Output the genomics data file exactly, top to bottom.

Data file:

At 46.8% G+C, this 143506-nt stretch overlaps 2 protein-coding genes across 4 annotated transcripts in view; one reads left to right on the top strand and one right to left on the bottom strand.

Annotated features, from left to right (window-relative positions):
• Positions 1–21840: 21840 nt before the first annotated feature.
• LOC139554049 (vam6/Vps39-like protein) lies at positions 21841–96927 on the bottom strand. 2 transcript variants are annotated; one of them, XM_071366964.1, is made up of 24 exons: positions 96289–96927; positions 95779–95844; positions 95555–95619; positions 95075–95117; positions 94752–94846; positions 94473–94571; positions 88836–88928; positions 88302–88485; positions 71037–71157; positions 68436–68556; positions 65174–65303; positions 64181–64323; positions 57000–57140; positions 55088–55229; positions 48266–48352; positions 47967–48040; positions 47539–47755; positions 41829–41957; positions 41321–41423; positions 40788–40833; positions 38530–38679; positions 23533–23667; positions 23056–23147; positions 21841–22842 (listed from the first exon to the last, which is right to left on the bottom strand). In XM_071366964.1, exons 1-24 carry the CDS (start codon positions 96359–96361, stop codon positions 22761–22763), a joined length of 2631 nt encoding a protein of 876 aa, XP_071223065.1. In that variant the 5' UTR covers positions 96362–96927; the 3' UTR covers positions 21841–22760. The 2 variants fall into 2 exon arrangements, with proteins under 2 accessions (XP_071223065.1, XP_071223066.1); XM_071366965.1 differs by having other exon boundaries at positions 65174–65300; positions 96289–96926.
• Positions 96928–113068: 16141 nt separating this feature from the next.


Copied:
At 46.8% G+C, this 143506-nt stretch overlaps 2 protein-coding genes across 4 annotated transcripts in view; one reads left to right on the top strand and one right to left on the bottom strand.

Annotated features, from left to right (window-relative positions):
• Positions 1–21840: 21840 nt before the first annotated feature.
• LOC139554049 (vam6/Vps39-like protein) lies at positions 21841–96927 on the bottom strand. 2 transcript variants are annotated; one of them, XM_071366964.1, is made up of 24 exons: positions 96289–96927; positions 95779–95844; positions 95555–95619; positions 95075–95117; positions 94752–94846; positions 94473–94571; positions 88836–88928; positions 88302–88485; positions 71037–71157; positions 68436–68556; positions 65174–65303; positions 64181–64323; positions 57000–57140; positions 55088–55229; positions 48266–48352; positions 47967–48040; positions 47539–47755; positions 41829–41957; positions 41321–41423; positions 40788–40833; positions 38530–38679; positions 23533–23667; positions 23056–23147; positions 21841–22842 (listed from the first exon to the last, which is right to left on the bottom strand). In XM_071366964.1, exons 1-24 carry the CDS (start codon positions 96359–96361, stop codon positions 22761–22763), a joined length of 2631 nt encoding a protein of 876 aa, XP_071223065.1. In that variant the 5' UTR covers positions 96362–96927; the 3' UTR covers positions 21841–22760. The 2 variants fall into 2 exon arrangements, with proteins under 2 accessions (XP_071223065.1, XP_071223066.1); XM_071366965.1 differs by having other exon boundaries at positions 65174–65300; positions 96289–96926.
• Positions 96928–113068: 16141 nt separating this feature from the next.